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When I attend meetings or lead training, I’m not the only woman in the room. But that wasn’t always the case.
When I enlisted in the United States Air Force 28 years ago, I completed basic training and went to technical school, where you learn your military job. There I gained experience as a communications computer systems operator and began my career in information technology.
Looking back on that time, I remember appreciating how my classmates came from many different ethnic and religious backgrounds. But one thing stood out even more — I was the only woman in that classroom.
As someone who’d recently left the comforts of home, that was a little scary. When you enter the military, there’s no one holding your hand. You have instructors, but not traditional mentors, at least not in the beginning. I recall looking around my classroom and wondering, will I be respected as an equal? Will my fellow airmen have my back in the same way?
Fortunately, those questions soon faded away as I quickly built productive relationships with my classmates.
Despite my ultimately positive experience, I know in many ways I’m an outlier. I went from being the only female in my class to having two or three females in the classes I taught as an Air Force instructor. Recently, as the chief information security officer at BlueCross BlueShield of Tennessee, I joined a team with more females than I’ve previously worked with in the cybersecurity space. But information technology remains a male-dominated field, and even with the improvements we’re seeing, we have a long way to go before we truly level the IT playing field.
At BlueCross, our guiding philosophy is to hire the best people and provide them with the best resources — and part of that philosophy is to be intentional about getting a diverse candidate pool by casting a very wide net to ensure we don’t miss great, qualified applicants. With this extra intentionality comes the benefit of enriching our cybersecurity division with individuals who bring different life and educational experiences into the workplace.
To succeed with increasing thought, economic, gender and racial diversity in the long-term, BlueCross is committed to providing opportunities for those who may not have had them in the past. Even though as a society we now embrace the use of smart technology as part of raising children, many students aren’t aware of the possibilities an IT career can provide — and much of the lack of diversity in our field also has to do with economic status.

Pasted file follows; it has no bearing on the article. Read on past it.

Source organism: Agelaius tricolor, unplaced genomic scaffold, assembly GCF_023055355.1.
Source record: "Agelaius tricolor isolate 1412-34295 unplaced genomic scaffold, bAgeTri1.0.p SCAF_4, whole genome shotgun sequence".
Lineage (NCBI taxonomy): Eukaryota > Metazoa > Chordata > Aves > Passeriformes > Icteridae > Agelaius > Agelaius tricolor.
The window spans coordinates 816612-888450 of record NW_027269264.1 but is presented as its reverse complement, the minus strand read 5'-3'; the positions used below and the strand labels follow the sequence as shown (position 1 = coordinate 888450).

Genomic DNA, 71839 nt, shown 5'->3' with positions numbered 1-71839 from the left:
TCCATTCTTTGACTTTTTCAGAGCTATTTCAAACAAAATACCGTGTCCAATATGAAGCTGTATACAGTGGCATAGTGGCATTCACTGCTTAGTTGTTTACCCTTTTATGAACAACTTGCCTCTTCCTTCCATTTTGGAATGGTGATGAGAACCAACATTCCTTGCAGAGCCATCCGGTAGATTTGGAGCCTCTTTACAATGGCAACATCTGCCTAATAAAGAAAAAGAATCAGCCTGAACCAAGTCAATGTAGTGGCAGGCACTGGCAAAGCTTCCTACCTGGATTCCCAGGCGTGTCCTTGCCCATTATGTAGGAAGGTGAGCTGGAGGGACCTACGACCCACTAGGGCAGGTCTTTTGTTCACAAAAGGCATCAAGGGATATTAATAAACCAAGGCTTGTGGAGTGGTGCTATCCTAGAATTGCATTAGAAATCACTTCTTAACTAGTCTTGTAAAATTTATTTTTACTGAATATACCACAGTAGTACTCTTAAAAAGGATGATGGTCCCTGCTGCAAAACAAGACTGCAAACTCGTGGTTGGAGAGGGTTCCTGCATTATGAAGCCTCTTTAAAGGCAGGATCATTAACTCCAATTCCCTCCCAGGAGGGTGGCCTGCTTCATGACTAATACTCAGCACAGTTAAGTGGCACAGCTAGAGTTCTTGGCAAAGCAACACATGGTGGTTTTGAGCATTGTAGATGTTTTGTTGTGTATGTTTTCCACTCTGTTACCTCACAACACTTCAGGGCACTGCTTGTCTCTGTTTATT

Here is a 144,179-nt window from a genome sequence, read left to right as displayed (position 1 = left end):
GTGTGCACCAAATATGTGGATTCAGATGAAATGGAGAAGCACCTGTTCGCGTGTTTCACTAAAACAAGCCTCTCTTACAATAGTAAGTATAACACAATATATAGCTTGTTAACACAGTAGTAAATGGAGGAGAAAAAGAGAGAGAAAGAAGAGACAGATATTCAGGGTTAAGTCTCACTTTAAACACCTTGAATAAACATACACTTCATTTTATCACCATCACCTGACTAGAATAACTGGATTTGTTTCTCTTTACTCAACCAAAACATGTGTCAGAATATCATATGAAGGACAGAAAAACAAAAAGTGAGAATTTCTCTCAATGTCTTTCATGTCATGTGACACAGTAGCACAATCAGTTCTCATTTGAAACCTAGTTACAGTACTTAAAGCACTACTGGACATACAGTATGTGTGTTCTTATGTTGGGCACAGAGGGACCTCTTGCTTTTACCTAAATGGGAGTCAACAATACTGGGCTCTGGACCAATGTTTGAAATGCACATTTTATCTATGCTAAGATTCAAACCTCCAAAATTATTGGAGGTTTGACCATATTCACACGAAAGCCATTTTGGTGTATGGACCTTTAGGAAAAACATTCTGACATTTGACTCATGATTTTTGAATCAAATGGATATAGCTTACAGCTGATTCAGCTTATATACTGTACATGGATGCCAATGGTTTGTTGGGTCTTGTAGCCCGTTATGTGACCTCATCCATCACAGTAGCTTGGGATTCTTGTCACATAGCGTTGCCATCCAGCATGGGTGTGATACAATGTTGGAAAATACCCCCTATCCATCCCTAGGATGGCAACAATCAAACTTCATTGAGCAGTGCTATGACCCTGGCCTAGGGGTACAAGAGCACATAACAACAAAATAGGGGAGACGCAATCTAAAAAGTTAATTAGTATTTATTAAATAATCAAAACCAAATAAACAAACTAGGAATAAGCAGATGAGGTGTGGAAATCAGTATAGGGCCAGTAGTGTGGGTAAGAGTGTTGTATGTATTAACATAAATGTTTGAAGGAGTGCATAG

I was in the military for six years before I attended my first college class. I was unable to pick my career path immediately after high school because my family didn’t have the money to send me to college. I’m not unique in this regard.
Our foundation has funded two BlueCross Technology Academies at local high schools that help expose more students to the possibilities of tech careers.
Most recently, we’ve launched a new career pathway for qualified high school graduates who want a tech career. BlueSky Tennessee Institute is a partnership with East Tennessee State University that offers a fast track to a bachelor’s degree in computing in just over two years with little to no debt. We believe BlueSky Institute graduates could be the future leaders of our company.
Our first cohort of 32 students is 38% female and 34% students of color, with half hailing from high-priority/at-risk high schools in Hamilton County. That’s particularly inspiring for me given that nationally, only 19% of students seeking a bachelor’s degree in computing/computer science are female, and only 20% are students of color. Mentorship and building relationships with our IT staff are a huge part of this program. I’m fortunate to be the designated mentor to one of these students, and I can’t wait to work closely with her as she pursues her degree and receives hands-on training at our Chattanooga headquarters.
We’re trying to grow these students into being the best-qualified candidates post-graduation, and we’ll remain just as intentional about diversity with future cohorts. And this notion of “growing future leaders” is an intentional step we hope other companies will take by replicating the BlueSky Institute model. So many of us are now in “the data business,” and we need that expertise to ensure we continue to evolve and more effectively protect and serve our customers.
What gives me hope for the future is that some of the things that might have previously been seen as hurdles — whether they’re economic, cultural, religious or gender differences — are now in many cases being embraced. And increasingly we’re seeing young people understand the value of cybersecurity and how we all play our part to prevent bad actors from using digital tools to take advantage of the most vulnerable in our society.
When I enlisted, I didn’t know my career development would result in me actively developing the careers of others — and being intentional in not recreating that “only woman in the room” scenario for them. I learned a long time ago that none of us has all the answers, but practising intentionality within information technology will ultimately make our field that much more diverse and effective